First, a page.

We are so grateful for the adventure ahead and the ability to share it with you. We pray to be filled up so that what we bring this blog and the R&A community inspires you to pursue more rest, renewal and delight in your life, too. 

One thing that is really important to us is that you feel inspired to live your own story of true romance & meaningful adventure.  It won't look like ours and it doesn't have to.  

You don't have to wait for a 3 month window out of your life to start enjoying the fruits of rest. You don't need to lay down your dream of owning your own home either. All you need is one day of the week, or one hour of a day, and you can create your own "sanctuary in time."  

If you are interested in this, the first thing I recommend is getting your hands on a book called Sabbath: Finding Rest, Renewal & Delight in Our Busy Lives, by Wayne Muller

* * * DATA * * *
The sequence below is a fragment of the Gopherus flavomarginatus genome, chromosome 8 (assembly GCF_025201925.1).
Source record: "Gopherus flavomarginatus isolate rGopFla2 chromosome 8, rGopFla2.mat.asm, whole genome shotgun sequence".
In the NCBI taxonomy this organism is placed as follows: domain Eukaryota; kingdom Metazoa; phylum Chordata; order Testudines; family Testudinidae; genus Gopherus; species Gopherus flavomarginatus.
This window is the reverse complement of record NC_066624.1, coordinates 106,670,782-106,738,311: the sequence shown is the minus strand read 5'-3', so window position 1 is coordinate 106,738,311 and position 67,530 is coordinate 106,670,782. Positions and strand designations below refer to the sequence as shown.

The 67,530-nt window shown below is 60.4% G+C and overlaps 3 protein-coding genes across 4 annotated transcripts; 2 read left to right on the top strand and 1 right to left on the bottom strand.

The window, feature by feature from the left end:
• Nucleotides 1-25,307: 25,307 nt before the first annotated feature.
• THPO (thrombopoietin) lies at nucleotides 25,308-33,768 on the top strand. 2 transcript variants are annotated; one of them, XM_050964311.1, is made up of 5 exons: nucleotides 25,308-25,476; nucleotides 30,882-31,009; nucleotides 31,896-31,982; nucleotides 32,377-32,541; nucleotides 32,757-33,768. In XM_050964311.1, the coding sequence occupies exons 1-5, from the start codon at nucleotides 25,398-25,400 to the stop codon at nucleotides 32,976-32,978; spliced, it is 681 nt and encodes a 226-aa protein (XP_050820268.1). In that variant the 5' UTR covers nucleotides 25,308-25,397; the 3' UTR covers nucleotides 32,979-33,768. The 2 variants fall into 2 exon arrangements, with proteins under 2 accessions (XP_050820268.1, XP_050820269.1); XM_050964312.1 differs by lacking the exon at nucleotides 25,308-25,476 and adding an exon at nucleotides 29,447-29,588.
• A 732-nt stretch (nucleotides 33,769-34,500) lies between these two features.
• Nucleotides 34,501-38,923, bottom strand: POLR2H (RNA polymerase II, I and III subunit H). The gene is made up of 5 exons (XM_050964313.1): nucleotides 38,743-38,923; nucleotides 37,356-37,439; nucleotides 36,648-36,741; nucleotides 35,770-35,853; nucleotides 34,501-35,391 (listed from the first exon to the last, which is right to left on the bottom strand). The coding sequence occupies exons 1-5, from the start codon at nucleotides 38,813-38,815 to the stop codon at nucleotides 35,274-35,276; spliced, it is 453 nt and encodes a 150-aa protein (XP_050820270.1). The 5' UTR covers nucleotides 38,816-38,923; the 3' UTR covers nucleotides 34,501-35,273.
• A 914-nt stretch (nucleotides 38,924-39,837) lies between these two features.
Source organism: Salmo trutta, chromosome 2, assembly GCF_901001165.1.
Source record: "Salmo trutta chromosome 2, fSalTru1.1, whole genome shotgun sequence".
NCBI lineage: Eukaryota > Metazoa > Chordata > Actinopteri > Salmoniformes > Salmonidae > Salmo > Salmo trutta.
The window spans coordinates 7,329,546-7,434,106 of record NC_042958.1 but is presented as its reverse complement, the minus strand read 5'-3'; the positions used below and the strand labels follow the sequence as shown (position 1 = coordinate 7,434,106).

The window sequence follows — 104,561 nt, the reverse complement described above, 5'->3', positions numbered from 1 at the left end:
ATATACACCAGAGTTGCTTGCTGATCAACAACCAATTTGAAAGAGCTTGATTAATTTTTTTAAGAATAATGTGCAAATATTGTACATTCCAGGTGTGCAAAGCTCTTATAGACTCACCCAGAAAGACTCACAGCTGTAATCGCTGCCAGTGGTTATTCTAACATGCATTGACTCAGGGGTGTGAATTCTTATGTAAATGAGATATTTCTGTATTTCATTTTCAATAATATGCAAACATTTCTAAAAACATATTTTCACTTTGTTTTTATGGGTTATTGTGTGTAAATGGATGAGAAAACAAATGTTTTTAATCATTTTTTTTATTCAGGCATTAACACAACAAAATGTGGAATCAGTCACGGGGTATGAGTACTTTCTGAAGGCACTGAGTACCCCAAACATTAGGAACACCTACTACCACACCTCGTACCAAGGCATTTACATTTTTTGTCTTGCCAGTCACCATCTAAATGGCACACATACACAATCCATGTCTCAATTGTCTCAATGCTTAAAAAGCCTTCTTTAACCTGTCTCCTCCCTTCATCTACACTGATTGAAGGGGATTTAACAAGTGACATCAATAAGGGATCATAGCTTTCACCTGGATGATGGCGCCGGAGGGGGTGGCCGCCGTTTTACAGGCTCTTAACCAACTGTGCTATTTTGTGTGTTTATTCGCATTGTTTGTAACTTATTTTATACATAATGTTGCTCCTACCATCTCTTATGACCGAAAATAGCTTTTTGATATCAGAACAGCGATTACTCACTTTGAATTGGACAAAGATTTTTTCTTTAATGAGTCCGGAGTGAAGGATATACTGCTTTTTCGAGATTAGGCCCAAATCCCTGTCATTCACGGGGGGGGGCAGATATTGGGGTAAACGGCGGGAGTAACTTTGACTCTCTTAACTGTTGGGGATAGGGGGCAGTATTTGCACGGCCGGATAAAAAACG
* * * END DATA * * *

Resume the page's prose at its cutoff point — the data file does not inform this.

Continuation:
Listen to Wayne preach:

Sabbath challenges the theology of progress by reminding us that we are already and always on sacred ground. The gifts of grace and delight are present and abundant; the time to live and love and give thanks and rest and delight is now, this moment, this day.
— Wayne Muller, Sabbath: Finding Rest, Renewal, and Delight in a Busy Life

 

Create Community with Us:

What questions do you have about sabbatical or sabbath? How do you make room for rest, renewal and delight in your life? We would love to hear you share.